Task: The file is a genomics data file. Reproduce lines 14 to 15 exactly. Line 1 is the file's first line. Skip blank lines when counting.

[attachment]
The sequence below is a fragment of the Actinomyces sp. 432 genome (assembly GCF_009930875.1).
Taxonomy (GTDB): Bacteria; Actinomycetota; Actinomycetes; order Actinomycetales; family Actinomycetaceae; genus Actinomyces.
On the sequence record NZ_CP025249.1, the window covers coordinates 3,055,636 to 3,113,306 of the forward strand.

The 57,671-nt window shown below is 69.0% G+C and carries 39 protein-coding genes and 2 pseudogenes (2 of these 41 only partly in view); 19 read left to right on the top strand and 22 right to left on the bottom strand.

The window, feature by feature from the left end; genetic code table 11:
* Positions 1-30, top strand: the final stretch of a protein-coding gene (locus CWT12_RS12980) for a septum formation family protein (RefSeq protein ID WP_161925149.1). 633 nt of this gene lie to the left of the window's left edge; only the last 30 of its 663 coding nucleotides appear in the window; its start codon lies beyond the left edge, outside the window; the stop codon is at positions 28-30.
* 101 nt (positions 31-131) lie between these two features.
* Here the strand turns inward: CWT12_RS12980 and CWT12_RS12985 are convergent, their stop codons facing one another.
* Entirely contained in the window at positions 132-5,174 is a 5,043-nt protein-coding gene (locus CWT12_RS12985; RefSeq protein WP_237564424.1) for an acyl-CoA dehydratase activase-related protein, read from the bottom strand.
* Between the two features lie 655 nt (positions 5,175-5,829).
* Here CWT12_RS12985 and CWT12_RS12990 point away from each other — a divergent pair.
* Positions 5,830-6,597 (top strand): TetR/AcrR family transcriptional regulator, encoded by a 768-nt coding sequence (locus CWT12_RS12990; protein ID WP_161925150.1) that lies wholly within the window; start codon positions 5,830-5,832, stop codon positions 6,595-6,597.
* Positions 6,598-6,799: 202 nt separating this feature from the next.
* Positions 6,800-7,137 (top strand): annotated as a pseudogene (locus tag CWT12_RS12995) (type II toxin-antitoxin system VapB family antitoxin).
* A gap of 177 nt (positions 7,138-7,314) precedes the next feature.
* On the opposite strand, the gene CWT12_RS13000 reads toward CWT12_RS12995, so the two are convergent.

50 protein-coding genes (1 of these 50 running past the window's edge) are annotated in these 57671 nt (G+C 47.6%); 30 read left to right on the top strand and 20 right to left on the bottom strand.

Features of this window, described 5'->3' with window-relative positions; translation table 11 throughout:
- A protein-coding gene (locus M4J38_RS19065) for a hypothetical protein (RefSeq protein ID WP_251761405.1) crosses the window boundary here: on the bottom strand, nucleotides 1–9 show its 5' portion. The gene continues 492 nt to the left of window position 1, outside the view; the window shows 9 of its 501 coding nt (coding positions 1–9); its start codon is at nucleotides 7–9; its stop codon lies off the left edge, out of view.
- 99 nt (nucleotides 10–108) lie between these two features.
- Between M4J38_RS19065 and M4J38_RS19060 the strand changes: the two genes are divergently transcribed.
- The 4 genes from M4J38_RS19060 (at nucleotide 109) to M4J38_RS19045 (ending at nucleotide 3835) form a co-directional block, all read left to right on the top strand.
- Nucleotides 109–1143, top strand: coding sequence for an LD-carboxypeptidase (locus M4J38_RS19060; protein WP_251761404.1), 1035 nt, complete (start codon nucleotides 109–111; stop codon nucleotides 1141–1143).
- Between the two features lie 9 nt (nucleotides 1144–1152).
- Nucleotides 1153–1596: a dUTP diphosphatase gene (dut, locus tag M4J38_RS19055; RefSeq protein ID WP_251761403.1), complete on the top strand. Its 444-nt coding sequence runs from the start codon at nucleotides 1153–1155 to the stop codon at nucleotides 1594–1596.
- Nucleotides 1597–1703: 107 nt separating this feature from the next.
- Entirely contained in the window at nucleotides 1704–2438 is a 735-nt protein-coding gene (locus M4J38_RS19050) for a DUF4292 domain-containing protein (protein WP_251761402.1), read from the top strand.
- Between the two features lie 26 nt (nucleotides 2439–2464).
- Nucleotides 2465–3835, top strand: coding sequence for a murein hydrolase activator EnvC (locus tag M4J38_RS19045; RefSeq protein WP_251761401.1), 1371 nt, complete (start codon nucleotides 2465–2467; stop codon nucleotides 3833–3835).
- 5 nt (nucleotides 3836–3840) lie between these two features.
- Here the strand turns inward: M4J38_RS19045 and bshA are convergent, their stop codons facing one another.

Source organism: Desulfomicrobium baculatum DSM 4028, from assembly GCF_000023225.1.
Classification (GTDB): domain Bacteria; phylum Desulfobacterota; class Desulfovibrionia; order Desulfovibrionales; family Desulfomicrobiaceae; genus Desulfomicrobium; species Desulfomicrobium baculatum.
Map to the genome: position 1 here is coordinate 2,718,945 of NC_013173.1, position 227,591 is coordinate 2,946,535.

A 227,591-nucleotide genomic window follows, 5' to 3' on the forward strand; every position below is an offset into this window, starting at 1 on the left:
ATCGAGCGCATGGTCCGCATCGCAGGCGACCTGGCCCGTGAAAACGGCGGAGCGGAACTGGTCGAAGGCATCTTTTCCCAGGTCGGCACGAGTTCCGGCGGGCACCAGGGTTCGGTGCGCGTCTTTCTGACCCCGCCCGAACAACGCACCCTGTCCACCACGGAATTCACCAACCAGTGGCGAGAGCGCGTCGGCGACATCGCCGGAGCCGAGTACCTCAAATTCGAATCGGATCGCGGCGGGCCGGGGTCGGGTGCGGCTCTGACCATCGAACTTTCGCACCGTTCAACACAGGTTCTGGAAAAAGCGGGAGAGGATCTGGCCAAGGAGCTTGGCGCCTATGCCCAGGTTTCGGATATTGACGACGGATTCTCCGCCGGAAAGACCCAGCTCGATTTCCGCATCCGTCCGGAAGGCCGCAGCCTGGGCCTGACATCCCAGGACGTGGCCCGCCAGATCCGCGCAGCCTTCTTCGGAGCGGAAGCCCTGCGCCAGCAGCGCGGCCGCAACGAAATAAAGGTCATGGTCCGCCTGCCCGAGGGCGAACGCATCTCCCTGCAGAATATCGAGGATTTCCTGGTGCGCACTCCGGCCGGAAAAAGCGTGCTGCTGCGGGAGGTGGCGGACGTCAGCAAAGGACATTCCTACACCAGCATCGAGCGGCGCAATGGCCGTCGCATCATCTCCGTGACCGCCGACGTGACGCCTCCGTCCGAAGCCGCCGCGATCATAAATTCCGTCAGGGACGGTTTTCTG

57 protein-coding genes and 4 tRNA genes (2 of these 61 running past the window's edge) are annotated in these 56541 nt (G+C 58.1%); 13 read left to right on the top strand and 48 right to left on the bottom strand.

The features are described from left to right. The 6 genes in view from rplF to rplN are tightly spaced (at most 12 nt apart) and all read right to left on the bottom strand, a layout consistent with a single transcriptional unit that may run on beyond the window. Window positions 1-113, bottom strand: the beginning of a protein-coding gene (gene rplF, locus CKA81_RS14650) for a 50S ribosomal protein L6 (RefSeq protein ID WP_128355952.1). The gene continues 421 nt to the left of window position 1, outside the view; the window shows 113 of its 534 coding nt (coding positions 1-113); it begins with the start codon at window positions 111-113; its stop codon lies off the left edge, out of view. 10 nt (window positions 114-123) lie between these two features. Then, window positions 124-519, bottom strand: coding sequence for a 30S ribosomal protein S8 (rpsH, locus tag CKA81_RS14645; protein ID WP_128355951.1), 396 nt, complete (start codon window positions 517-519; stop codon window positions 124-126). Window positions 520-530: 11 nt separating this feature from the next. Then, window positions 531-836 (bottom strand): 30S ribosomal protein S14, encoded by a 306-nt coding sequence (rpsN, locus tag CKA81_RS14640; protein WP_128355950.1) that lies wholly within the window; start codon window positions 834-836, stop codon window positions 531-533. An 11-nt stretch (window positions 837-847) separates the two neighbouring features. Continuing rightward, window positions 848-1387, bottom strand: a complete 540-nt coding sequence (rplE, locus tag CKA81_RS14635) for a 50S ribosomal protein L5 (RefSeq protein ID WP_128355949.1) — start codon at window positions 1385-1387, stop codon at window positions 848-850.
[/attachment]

* Positions 6,800-7,137 (top strand): annotated as a pseudogene (locus tag CWT12_RS12995) (type II toxin-antitoxin system VapB family antitoxin).
* A gap of 177 nt (positions 7,138-7,314) precedes the next feature.